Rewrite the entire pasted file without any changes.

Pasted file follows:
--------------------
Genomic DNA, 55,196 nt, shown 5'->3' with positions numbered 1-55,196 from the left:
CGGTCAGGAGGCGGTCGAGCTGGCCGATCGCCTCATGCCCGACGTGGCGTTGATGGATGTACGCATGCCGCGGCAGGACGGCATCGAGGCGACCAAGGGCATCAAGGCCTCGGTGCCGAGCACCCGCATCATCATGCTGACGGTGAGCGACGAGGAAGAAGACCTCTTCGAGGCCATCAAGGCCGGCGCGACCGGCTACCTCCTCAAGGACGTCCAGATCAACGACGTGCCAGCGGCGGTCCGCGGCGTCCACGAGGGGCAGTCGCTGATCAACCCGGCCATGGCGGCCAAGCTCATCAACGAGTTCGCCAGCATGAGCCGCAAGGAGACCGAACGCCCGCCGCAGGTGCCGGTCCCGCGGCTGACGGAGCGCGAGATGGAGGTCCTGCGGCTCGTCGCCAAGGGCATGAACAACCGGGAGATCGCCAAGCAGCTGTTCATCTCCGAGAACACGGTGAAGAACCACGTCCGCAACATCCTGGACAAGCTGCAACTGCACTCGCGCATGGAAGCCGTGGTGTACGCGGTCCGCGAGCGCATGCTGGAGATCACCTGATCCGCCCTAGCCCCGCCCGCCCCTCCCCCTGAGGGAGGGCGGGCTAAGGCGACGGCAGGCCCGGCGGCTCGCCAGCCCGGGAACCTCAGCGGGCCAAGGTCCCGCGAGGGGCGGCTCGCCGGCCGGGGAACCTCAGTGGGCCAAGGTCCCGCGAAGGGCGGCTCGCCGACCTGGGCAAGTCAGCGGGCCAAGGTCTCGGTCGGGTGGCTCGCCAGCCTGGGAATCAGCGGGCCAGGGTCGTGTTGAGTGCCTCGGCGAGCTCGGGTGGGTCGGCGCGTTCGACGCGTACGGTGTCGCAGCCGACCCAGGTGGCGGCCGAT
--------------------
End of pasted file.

Genomic DNA, 55,196 nt, shown 5'->3' with positions numbered 1-55,196 from the left:
CGGTCAGGAGGCGGTCGAGCTGGCCGATCGCCTCATGCCCGACGTGGCGTTGATGGATGTACGCATGCCGCGGCAGGACGGCATCGAGGCGACCAAGGGCATCAAGGCCTCGGTGCCGAGCACCCGCATCATCATGCTGACGGTGAGCGACGAGGAAGAAGACCTCTTCGAGGCCATCAAGGCCGGCGCGACCGGCTACCTCCTCAAGGACGTCCAGATCAACGACGTGCCAGCGGCGGTCCGCGGCGTCCACGAGGGGCAGTCGCTGATCAACCCGGCCATGGCGGCCAAGCTCATCAACGAGTTCGCCAGCATGAGCCGCAAGGAGACCGAACGCCCGCCGCAGGTGCCGGTCCCGCGGCTGACGGAGCGCGAGATGGAGGTCCTGCGGCTCGTCGCCAAGGGCATGAACAACCGGGAGATCGCCAAGCAGCTGTTCATCTCCGAGAACACGGTGAAGAACCACGTCCGCAACATCCTGGACAAGCTGCAACTGCACTCGCGCATGGAAGCCGTGGTGTACGCGGTCCGCGAGCGCATGCTGGAGATCACCTGATCCGCCCTAGCCCCGCCCGCCCCTCCCCCTGAGGGAGGGCGGGCTAAGGCGACGGCAGGCCCGGCGGCTCGCCAGCCCGGGAACCTCAGCGGGCCAAGGTCCCGCGAGGGGCGGCTCGCCGGCCGGGGAACCTCAGTGGGCCAAGGTCCCGCGAAGGGCGGCTCGCCGACCTGGGCAAGTCAGCGGGCCAAGGTCTCGGTCGGGTGGCTCGCCAGCCTGGGAATCAGCGGGCCAGGGTCGTGTTGAGTGCCTCGGCGAGCTCGGGTGGGTCGGCGCGTTCGACGCGTACGGTGTCGCAGCCGACCCAGGTGGCGGCCGAT